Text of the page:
This is a review of news and analysis pertaining to the China-Pakistan Economic Corridor and related regional connectivity and security issues, covering the period of September 14 – November 14, 2018.
Imran Khan’s China Visit
- Prime Minister Imran Khan made an official visit to Chinafrom November 1 – 5. Khan met with senior Chinese officials, including President Xi Jinping, and attended the China International Import Expo in Shanghai as a “guest of honor.” He also addressed the elite Party School of the Communist Party of China.
- The prime minister appeared to have returned home empty-handed, but Finance Minister Asad Umar subsequently alluded to Chinese support to avert an imminent balance of payments crisis. He told reporters in Islamabad, “We had a gap of $12 billion and in that $12 billion, six billion came from Saudi Arabia and the rest came from China.”Umar said that the balance of payments crisis is over, at least for now.
- All About Exports: In China, Umar also made clear that Pakistan has an overall debt problem that is not China-specific. Umar said: “The reason why debt sustainability is a problem in Pakistan is that we don’t have enough exports; we are not generating enough foreign currency inflows to be able to service the debt, and that’s the fundamental problem.”
- Aid and Trade: The finance minister said that Pakistan aimed to boost exports to China. He told reporters that the two countries had discussions not only on aid but also on investment. Umar: “We want to change the relationship from taking loans and aid to emphasizing on trade, industry and agriculture.”
- Trade adviser Haroon Sharif on Chinese aid: “It is expected to be a good package [from China]. I am unable to share the figures, but I think it would more or less be similar to the one Saudi Arabia has announced [for Pakistan].”
- During Khan’s visit, Pakistan and China signed 15 MOUs, including agreements to upgrade strategic dialogue to the ministerial level and advance cooperation on agriculture and poverty alleviation. Pakistan and China also agreed to increase their trade in yuan.
CPEC and CPEC-Related Projects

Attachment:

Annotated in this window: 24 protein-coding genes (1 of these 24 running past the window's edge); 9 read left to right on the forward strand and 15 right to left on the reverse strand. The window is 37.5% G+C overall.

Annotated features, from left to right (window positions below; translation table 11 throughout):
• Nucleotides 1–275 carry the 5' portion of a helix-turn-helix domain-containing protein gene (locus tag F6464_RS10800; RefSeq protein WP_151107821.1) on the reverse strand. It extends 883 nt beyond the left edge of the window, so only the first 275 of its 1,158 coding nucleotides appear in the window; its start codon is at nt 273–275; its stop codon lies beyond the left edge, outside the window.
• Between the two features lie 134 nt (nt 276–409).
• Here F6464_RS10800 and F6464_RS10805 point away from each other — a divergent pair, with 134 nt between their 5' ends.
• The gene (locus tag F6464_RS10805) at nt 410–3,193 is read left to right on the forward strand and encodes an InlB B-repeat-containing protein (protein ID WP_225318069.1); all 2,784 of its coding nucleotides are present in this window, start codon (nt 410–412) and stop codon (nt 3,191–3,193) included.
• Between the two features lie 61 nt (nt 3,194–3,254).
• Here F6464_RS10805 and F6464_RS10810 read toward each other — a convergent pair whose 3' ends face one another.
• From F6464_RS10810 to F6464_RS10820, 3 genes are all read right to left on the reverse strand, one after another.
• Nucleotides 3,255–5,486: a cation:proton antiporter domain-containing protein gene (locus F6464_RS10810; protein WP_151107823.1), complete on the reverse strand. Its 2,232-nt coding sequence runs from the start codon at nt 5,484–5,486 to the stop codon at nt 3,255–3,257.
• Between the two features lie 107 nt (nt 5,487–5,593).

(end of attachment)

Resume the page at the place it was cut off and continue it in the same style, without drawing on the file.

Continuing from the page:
Top Sino-Pak CPEC coordinating committee to meet on December 9 in Beijing. This will be the JCC’s first session since the start of the PTI administration.
First Thar lignite power plant will become operational by January 2019. The power plant project is running five months ahead of schedule, accordingto Sindh Engro Coal Mining Company CEO Shams Shaikh.
The Multan-Sukkur section of the Karachi-Lahore Motorway will be completed by next August. This is a six-lane, high-speed, controlled-access highway connecting Pakistan’s two largest cities.
Habib Bank, Pakistan’s largest bank, leads the country’s financial services integration with China.It has signed a partnership deal with China International Capital Corporation Limited, China’s largest investment bank. Habib Bank CEO said in an interview with Bloomberg TV that more Pakistani projects should be settled in yuan. The bank is also urging Pakistan to raise more yuan-denominated bonds, stating that bond issuances of around $1.5 billion to $2 billion are possible. Habib Bank recently obtained an RMB license from Beijing.
Chinese diplomat says Pakistani mango exports to China will be doubled next year.
ANALYSIS: CPEC moves into agriculture (DAWN)
China’s King Long Automotive to set up bus assembly plant in Lahore.
Elders from Pakistan’s tribal areas visit China.
Saudi delegation visits Gwadar to explore investment opportunities, including a potential $6 billion oil refinery.
Balochistan chief minister Jam Kamal meets Chinese ambassador. They discussed the status of three main CPEC projects in Gwadar, security for Chinese workers, and Beijing’s support for a waste management system in Gwadar.